Our office continues to creep towards the finish line (tortoise style) with the addition of an overhead light…
… and new desk chairs.
You might recognize the light because it’s none other than the one we used to have hanging in our kitchen (loosely meeting both the “old” and “borrowed” criteria from this post’s title). We loved the light itself, but mentioned a few times in the comments that after living with it for a little while, we weren’t sure we loved it as much as we initially thought we would in the kitchen. So we figured we’d try it in the office.
The second it was up, we were sold. It feels polished and traditional to us, so it’s a nice mix with the clean-lined furnishings and colorful art (the more modern counterparts of the room) and the paned bay window and thick crown molding (the other more traditional elements that are already present). Functionally speaking, it’s nice and bright (it’s a two-bulb fixture) and we’re both soaking up the luxury of finally having a ceiling fixture to flick on when we enter the room. We’ve even talked about going to a glass place (or a lighting place) and having them cut a quatrefoil-shaped diffuser to fit it, so we’ll keep you posted if we get around to that.
Of course now that we stole that light from the kitchen we just have a bare bulb dangling in there, but we’re glad to have found our big quatrefoil shade a more permanent home.
Now for the chairs. Don’t you remember them from our kitchen too?
Just kidding, they’re new. And blue.
It all started when a reader named Sabrina tipped me off to a big sale going on at PB Teen and mentioned they had some pretty nice stuff. Lately I’ve noticed a bunch of designers using stuff from PB Teen in adult spaces. In other words, don’t let the name scare you. Oh and check out PB Kids too (they have some gorgeous lights right now). In fact, Real Simple had an awesome living room a few months back and the thing I loved most and swore was probably super expensive ended up being like $150 at PB Teen.
But I digress. These chairs caught my eye the second I headed over to the site – especially because of the awesome button tufting and curved arms (traditional) and those sleek legs with wheels (the more modern counterpart). Although the light gray and teal one were completely charming, the navy one screamed my name the loudest (less worry about stains, and a nice dark/rich color to ground our light and airy office) so I showed John and held my breath. John is somewhat of a chair diva. He wanted our new office chairs to be adjustable (check), have arms (check), be on wheels (check), and not have a ton of cumbersome levers and handles under them (we looked at a lot of prior chair options looked like an oversized eight-armed spider lived under them). These actually checked all of his chair diva boxes. BIIIIIG SIGH. He was in.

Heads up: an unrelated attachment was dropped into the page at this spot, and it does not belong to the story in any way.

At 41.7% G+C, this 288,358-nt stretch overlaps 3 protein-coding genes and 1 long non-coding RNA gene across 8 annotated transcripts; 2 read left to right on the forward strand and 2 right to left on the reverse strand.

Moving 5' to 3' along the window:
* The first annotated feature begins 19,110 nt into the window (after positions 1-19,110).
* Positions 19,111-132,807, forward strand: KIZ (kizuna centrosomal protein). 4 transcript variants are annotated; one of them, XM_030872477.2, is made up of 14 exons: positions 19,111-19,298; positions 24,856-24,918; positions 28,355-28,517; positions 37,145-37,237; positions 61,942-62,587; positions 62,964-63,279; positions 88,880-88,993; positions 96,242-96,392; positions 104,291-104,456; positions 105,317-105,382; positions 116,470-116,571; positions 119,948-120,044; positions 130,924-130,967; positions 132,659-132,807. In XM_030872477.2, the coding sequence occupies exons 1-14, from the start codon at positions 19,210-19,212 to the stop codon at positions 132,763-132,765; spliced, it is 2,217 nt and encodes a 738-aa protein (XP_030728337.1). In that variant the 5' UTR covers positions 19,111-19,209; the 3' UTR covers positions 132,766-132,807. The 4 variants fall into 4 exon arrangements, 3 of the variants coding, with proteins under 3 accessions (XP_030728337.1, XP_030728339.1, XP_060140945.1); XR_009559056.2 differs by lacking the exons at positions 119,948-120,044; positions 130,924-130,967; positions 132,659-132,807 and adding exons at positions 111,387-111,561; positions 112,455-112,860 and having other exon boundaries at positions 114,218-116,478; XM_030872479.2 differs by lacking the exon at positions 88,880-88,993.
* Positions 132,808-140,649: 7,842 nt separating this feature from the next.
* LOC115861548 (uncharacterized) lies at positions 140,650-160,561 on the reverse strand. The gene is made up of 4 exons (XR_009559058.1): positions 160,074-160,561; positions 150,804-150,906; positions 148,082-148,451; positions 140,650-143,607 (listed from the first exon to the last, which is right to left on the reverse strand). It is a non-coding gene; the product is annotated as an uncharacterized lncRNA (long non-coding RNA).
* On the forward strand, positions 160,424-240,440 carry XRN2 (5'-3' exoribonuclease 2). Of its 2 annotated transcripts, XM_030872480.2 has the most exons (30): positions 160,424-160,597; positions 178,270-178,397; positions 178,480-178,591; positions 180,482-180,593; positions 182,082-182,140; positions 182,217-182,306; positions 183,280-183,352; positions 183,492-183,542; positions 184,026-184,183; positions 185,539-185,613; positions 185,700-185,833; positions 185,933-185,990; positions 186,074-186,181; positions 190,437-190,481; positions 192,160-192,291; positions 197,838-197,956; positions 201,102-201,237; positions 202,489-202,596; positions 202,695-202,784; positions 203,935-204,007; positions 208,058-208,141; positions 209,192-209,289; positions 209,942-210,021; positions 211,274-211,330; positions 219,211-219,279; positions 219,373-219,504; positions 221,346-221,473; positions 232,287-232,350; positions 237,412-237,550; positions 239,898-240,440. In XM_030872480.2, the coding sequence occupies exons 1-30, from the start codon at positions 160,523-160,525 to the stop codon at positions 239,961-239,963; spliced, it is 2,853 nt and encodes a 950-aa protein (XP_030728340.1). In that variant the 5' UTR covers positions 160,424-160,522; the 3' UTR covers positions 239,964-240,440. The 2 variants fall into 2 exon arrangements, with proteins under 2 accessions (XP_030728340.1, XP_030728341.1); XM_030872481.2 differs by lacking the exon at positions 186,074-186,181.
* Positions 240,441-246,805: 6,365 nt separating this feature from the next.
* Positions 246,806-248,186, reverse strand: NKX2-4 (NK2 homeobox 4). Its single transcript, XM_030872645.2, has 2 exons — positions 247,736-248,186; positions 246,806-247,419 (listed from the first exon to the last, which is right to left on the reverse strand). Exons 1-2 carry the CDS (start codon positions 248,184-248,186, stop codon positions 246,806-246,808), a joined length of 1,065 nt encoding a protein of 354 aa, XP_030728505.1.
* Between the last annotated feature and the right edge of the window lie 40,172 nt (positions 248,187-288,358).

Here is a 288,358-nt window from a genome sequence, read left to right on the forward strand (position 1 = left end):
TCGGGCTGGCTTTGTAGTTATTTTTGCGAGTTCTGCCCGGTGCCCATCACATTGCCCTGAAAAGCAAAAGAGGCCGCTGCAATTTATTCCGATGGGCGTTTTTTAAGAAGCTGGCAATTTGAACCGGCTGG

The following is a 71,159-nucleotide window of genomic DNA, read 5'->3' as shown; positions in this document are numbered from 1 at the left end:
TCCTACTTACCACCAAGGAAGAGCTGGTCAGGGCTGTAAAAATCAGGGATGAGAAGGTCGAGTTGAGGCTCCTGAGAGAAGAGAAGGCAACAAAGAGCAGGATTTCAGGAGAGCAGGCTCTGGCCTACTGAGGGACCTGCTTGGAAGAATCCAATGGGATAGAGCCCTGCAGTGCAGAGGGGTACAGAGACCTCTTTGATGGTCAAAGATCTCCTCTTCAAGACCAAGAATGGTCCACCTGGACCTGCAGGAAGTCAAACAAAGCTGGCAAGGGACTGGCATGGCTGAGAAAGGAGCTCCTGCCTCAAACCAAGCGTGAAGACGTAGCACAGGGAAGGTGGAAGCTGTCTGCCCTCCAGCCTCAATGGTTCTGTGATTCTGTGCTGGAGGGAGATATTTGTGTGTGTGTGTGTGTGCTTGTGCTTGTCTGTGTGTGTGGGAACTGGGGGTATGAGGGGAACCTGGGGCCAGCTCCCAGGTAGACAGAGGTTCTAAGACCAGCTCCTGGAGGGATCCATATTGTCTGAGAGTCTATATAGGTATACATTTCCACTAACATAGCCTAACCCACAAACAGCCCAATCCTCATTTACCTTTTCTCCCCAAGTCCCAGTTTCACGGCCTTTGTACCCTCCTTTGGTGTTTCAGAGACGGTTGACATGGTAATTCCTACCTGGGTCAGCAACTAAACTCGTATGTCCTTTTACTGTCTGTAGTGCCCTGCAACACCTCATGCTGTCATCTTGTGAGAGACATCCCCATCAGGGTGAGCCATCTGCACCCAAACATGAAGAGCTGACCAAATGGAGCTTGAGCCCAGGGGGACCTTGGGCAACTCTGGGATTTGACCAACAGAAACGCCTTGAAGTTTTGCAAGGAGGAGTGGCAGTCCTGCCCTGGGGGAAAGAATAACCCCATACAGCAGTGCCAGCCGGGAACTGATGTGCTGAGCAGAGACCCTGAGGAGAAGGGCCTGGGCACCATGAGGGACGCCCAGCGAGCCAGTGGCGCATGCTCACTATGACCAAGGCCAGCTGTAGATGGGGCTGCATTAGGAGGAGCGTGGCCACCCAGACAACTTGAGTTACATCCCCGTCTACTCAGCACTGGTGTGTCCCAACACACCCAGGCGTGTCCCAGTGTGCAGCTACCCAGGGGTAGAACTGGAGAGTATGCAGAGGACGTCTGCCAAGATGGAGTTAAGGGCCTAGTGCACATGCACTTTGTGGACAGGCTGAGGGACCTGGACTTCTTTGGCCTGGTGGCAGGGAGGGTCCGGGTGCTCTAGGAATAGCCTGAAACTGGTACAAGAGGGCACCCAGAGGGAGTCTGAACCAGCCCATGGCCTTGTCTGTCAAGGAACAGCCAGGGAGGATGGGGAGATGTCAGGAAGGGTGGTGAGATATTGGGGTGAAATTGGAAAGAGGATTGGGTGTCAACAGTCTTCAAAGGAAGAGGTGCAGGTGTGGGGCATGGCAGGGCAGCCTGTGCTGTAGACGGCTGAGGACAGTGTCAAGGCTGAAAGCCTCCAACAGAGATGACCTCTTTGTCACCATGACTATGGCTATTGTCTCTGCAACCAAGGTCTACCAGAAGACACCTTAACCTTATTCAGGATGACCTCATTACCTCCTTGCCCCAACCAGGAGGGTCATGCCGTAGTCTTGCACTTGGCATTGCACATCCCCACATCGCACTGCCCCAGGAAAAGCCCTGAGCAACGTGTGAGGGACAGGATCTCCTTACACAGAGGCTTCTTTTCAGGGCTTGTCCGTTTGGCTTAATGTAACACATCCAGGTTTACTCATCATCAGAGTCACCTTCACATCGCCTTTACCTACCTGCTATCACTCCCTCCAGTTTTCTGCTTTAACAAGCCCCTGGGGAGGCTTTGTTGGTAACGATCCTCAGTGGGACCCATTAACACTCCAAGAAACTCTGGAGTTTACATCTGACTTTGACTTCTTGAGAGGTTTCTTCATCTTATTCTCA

Actually, I loved them enough to pull the trigger, but it wasn’t until I called a local Pottery Barn store to check if we could return them there (instead of having to pay to ship them back if we didn’t like them) that Practical John was completely with me on the whole “add to cart” step. They still weren’t cheap, but we certainly appreciated that they were marked down by $50 each and their friends & family sale got us 20% off on top of that (we ended up saving $118 per chair).
We did that obligatory worrying thing until they arrived on our doorstep. Would they be comfy? Would they tilt at a weird angle? Would they feel scratchy? Would they come with a nicely labeled empty box in the packaging? Turns out they did.
The good news is that they’re also comfy, they adjust so we both can have them at the height we like, the wheels glide like butter, and the sloped arms are really nice. You’re probably wondering “how does it feel to breastfeed in this desk chair?” Well, I can tell you in all sincerity that it’s quite cozy indeed.
The fabric feels almost identical to what’s on the armchair in Teddy’s room, which has lived through both food-related abuse (remember it was in the corner of our last house’s kitchen by the fireplace for a few years?) and baby-related projectiles, so we have high hopes for their durability.
Our only slight surprise was that they looked a little less blue in real life to us (they’re definitely navy, but the website photo looked almost cobalt, so we expected a little more intensity I think). But the art, the plant, and the items on the bookshelf in the office are pretty colorful, so we figure some handsome tufted navy chairs are nice classic “foundation” pieces to ground the room and balance out all the light/modern/happy stuff. Since they’re not these super bright focal points we figure that frees us up to have fun with curtains or a rug in a bolder color or pattern if we want. So although they look a little whoa-those-are-dark-chairs-in-a-light-room now, I think they’ll make more sense when we bring in those other items.